Pick up any edition of “The Best American Short Stories” but don’t crack open the cover. Whether it’s the 1915 publication or the newest 2002 volume, you can pretty much assume, without even thumbing through it, that it’ll be stuffed to the gills with some of the best writing this country has to offer. Take away all the John Updikes, Alice Munros and Richard Fords, replace them with a few satirical pieces of journalism, a 24 page long comic, and many, many coming-of-age stories, and you’re now holding a copy of “The Best Nonrequired Reading 2002.”
This year, the creators of “The Best American” series (“The Best American Essays,” “The Best American Sports Writing”) have introduced a new addition to the family. Instead of a rosy-cheeked newborn, however, “Nonrequired Reading” seems more like a delinquent stepchild in a family of books usually brimming with literary poise. Series editor Michael Cart, and this year’s guest editor, Dave Eggers (author of the critically acclaimed memoir “A Heartbreaking Work of Staggering Genius”) have teamed up to produce an anthology geared toward readers between the ages of 15 and 25. “Nonrequired Reading” differs from “Short Stories” in that it includes satire, essays and news pieces that are plucked from both mainstream and alternative publications – a worthwhile project when you consider that “Short Stories” often reads more like selections from the New Yorker or the Paris Review.
The fiction chosen for “Nonrequired Reading” is, at its best, poignant, clever and touching, although the book steers clear of material that is too stunning or challenging. David Schickler’s “Fourth Angry Mouse,” the best story in the anthology, spins the rich tale of Jeremy Jax, the grandson of a famous comedian, who suddenly discovers that he is not funny. Schickler’s Manhattan is like a vibrant, pulsing cartoon – the only setting in which we might be willing to fly with the silliness and sweetness of his plot. Elizabeth McKenize’s gentle prose makes “Stop That Girl” a lovely piece as well; in it, a fifth grader is banished to Europe after kicking her new stepfather in the shin. Also of note is Heidi Jon Schmidt’s “Blood Poison,” in which the grown daughter of a feeble failure of a father must come to terms with his weaknesses during a trip to New York City’s Museum of Natural History.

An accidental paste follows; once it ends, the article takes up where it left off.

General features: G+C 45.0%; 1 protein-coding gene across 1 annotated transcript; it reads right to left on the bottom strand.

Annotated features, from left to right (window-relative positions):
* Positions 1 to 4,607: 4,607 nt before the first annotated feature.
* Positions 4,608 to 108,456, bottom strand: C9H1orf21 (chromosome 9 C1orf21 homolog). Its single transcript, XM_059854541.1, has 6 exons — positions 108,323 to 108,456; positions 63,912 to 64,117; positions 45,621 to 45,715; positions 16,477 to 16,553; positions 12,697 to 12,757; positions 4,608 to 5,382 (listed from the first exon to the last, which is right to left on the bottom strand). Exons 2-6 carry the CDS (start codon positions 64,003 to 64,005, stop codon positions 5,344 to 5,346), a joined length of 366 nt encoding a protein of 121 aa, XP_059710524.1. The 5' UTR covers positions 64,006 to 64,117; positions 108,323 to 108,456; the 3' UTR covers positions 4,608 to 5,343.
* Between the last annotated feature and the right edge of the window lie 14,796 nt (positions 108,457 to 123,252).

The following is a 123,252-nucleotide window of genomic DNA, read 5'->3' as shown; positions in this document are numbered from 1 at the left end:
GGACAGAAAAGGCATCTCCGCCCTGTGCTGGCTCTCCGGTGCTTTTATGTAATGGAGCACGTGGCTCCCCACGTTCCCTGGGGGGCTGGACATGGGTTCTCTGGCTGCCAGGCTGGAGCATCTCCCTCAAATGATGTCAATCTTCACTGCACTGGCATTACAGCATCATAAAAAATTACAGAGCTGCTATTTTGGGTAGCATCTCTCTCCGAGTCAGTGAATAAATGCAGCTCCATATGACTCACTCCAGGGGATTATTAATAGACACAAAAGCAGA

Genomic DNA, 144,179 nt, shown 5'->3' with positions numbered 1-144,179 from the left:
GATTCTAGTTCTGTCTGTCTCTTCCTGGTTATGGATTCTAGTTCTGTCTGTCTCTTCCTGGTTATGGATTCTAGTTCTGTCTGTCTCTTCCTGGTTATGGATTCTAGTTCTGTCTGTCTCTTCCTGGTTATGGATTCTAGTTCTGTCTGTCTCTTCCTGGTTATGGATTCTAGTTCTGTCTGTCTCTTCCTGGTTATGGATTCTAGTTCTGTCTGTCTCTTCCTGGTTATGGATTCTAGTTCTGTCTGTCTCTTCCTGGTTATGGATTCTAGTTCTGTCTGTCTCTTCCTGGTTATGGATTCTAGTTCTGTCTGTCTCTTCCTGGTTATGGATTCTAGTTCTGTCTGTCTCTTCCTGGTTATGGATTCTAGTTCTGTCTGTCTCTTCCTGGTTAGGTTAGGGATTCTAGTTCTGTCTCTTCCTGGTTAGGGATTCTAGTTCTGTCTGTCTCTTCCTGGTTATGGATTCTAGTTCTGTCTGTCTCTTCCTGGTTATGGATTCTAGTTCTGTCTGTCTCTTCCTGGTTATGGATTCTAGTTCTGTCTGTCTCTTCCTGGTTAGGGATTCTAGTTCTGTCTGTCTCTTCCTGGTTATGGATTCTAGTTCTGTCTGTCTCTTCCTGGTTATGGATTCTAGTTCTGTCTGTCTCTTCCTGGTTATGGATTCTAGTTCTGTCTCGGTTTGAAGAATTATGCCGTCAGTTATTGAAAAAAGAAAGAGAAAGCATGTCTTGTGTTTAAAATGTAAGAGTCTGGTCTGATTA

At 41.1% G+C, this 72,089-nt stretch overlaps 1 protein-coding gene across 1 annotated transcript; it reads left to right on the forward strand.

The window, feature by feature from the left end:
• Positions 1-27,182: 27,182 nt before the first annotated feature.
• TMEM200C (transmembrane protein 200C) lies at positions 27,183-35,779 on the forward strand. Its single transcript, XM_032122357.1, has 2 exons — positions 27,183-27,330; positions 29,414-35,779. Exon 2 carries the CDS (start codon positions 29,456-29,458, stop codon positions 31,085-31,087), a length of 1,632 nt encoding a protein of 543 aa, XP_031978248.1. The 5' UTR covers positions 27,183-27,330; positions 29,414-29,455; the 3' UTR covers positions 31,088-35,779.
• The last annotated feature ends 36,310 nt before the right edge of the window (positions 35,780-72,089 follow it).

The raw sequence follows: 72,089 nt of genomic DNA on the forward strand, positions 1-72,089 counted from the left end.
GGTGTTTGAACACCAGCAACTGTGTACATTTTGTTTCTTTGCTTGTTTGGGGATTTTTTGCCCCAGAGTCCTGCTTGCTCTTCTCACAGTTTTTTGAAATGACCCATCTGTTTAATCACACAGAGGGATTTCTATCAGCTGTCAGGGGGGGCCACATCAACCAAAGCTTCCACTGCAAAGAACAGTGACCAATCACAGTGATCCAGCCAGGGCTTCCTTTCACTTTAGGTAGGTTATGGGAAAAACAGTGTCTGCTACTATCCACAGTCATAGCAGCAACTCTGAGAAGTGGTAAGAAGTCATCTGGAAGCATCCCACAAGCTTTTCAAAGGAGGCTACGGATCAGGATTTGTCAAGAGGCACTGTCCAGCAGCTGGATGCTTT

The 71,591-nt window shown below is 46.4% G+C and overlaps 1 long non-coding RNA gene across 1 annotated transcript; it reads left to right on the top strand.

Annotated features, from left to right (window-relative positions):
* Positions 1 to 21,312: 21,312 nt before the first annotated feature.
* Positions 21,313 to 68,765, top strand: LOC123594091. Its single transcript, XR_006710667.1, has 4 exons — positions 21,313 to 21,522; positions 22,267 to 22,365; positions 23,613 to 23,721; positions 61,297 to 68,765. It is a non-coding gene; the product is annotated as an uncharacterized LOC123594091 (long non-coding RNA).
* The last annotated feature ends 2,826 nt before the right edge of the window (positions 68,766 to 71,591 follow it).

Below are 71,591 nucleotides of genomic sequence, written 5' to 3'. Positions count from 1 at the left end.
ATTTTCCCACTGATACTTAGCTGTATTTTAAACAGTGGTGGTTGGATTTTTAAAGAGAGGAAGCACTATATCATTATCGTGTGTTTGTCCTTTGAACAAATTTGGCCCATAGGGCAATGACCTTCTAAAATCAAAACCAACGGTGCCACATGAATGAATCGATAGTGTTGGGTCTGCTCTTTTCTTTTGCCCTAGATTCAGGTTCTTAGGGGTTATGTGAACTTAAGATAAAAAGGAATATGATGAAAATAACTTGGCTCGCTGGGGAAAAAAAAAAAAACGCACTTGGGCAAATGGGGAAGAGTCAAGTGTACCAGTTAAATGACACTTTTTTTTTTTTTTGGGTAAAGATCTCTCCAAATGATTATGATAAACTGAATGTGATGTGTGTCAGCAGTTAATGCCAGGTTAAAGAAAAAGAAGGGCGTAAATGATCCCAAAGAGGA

The non-fiction pieces are all well written, but many seem to have been chosen for their gimmicks, which steers the tone of the anthology in a cheesy sort of direction. Take, for example, a piece like “Why McDonald’s Fries Taste So Good,” – it sounds like it could have potential, but is in fact boring, unless you truly care about scientists who make flavors in the New Jersey area. The humor pieces are funny, especially “‘Jiving’ With Your Teen,” (which translates slang for confused parents) and “Local Hipster Overexplaining Why He Was At The Mall.” However, their inclusion, mixed with some of the more serious (and manipulatively saccharine) pieces about war in Afghanistan and speed addicts in Bangkok, makes for a muddled and watered-down reading experience.
The stories, explains Dave Eggers (in an annoying and un-funny introduction), were chosen by he and his “team” of student “helpers.” Herein lies the book’s main problem. Instead of being an edgy collection of stories that we don’t normally get to read because they’re published in ZYZZYVA and Zoetrope instead of The Atlantic Monthly and Ploughshares, we get material chosen because its content – not the power of the writing, but the topics addressed by the author – appealed to a dozen teenagers from the San Franscisco area. To college students, and maybe even some high school students, this anthology will feel a bit insulting. However, the book explains in its foreword that it exists for “young adults” – whoever they are – in order to provide material that hasn’t been censored by mean parents.
If this is true, then that is precisely the angle that is spoiling what could potentially be a wonderful read. Instead of a celebration of lesser-known works, we are given a sort of anthology of rebellion. This is disappointing, but if “Nonrequired Reading” is meant for the “Goosebumps” and “Sweet Valley High” age groups, it’s certainly a valuable volume (although Jessica and Elizabeth Wakefield are actually way more fun than “Nonrequired Reading”).
For us college kids, though, this book might be a tad too dumb. As a whole it felt bland; nothing really struck too powerfully, and almost everything read like a weak David Sedaris piece (including the David Sedaris piece itself). Instead of picking up this anthology, which might have been good had it not taken a left on “Chicken Soup for the Soul” avenue, explore a copy of one of the independent/alternative publications that “Nonrequired’s” pieces have been chosen from. Or, just buy “The Best American Short Stories.” After “Nonrequired Reading,” required reading has never looked better.